Looking at NIDA’s Web site, it seems that the government’s is not interested at all as to where we’ve been with this, or how things have changed over the past 20 or so years. NIDA focuses only on the “now,” perhaps the last year or two, with no regard to long-term patterns or consequences apparently. Sound familiar?
Somewhere on NIDA I read news that Cannabis use was down among teens in 2004, and this was seen as good news, but it seems that more young people are now resorting to painkillers such as Oxycontin and inhalants, substances that are quite dangerous. What good news?
According a report from the University of St. Louis called USA Drug Policy History, the “federal anti-drug budget increase(d) ten fold ($1.5 billion in 1989–$18.5 billion in 2000),” under President Clinton. Hmm. OK … What’s the upshot? More jobs for certain people and overtime … to what ends? Would America have been better served if some of this budgetary largesse had gone to anti-terrorism services?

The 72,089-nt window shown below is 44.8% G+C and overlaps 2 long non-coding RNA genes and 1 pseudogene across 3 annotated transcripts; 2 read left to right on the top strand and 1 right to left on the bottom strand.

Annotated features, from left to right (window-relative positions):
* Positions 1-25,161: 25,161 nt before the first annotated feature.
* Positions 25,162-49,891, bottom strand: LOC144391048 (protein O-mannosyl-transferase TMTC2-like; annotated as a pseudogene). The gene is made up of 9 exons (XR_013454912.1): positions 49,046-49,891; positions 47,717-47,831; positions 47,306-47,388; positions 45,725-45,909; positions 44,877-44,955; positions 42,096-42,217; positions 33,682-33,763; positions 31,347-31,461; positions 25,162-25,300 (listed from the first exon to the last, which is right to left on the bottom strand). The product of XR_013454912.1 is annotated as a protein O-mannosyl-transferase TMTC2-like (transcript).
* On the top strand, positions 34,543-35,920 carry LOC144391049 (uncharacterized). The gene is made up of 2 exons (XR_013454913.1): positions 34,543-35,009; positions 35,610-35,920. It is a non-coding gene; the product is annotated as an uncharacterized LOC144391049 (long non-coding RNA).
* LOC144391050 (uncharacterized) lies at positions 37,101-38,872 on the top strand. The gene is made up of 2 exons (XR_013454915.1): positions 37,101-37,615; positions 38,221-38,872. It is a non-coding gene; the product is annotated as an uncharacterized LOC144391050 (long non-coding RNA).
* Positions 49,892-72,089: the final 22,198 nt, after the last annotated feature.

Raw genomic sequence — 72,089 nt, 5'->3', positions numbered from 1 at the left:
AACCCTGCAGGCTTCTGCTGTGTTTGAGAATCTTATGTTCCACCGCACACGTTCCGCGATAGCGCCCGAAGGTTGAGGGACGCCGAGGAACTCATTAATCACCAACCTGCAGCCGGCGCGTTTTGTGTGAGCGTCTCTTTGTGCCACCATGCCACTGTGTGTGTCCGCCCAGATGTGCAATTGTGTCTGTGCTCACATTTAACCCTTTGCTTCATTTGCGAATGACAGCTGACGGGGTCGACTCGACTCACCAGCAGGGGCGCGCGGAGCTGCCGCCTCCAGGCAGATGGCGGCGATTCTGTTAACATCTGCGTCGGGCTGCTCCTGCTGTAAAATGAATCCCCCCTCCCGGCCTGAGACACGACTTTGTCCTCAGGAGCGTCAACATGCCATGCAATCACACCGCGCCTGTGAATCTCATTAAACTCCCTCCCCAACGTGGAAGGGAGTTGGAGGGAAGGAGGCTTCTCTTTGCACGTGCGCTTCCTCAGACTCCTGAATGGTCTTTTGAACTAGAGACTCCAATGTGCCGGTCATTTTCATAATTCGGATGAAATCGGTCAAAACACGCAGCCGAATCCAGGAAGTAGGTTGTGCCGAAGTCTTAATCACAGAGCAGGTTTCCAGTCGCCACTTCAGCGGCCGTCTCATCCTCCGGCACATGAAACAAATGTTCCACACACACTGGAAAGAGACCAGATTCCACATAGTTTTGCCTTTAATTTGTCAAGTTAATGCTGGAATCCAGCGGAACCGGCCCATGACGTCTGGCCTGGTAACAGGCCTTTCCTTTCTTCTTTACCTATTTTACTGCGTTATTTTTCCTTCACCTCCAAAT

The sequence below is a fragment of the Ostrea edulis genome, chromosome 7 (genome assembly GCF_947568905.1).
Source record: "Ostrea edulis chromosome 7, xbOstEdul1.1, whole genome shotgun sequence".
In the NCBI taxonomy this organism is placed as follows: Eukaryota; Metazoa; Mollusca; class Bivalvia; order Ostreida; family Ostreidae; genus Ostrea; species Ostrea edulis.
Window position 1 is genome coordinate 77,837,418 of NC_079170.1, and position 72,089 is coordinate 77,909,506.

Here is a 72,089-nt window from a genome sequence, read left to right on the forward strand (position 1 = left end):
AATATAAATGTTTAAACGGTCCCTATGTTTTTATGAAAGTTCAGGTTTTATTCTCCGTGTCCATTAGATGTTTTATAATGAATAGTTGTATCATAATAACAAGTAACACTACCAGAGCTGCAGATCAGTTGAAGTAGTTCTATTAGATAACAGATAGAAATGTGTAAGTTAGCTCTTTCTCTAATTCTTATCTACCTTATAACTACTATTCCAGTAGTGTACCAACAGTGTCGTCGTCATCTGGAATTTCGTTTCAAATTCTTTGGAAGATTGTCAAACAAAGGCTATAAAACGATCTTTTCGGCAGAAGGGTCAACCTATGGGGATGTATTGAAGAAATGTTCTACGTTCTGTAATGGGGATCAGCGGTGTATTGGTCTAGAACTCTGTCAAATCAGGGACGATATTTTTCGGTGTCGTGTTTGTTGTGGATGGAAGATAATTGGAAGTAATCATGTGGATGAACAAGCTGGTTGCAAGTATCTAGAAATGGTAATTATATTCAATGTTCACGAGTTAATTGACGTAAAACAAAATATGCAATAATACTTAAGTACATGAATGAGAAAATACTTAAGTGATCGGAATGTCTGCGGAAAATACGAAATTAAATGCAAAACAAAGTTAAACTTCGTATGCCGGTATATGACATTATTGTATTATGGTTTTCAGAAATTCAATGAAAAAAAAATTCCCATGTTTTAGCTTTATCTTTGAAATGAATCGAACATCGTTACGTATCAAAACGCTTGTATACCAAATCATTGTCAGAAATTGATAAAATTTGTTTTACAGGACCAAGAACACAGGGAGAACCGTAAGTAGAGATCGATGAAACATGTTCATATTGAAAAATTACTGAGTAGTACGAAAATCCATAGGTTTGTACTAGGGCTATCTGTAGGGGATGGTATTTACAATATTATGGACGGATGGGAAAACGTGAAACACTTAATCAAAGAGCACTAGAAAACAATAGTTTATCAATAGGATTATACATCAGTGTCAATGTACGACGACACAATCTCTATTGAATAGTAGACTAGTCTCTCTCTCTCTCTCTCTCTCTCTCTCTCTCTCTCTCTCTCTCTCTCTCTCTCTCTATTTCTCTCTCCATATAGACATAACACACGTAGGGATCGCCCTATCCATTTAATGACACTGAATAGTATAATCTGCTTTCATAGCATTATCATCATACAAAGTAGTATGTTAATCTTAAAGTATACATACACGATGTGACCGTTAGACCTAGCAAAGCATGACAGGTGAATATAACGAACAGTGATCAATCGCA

Ignore it and it will go away?
I was last told that in the USA regular Cannabis users numbered about 20 million. This was about 10 years ago and the source knew his subject matter. NIDA’s most recent figure shown on this table here indicates that there were about 25.75 million Cannabis smokers in 2002 and 25.23 million in 2003. With all of the Clinton administration’s spending, why are there five million more Cannabis smokers in the USA now?
Should we incarcerate these 25 million people? (Former Drug Czar [aka Caesar] Bill Bennett once said we have prison space for all of them.) Or should we just eliminate this underground market that has caused so much suffering and ruined so many lives?
I vote for the latter. Cannabis should be regulated and sold at liquor stores with similar (and perhaps even more extensive) rules as those that apply to alcohol use. Few people will choose to grow it and those that do will have to do so with regulations. (How many people do you know that make their own beer, when they can spend a few bucks for a six-pack. Would people really go to all the trouble to grow this stuff if it were available at a reasonable price and in a quality condition? The answer is clearly no, for the most part.) Grown in the USA, creating jobs for citizens, raising tax revenues, and redirecting law enforcement resources away from Cannabis and towards those most pressing issues — I would hope some of our leaders would at least consider this concept.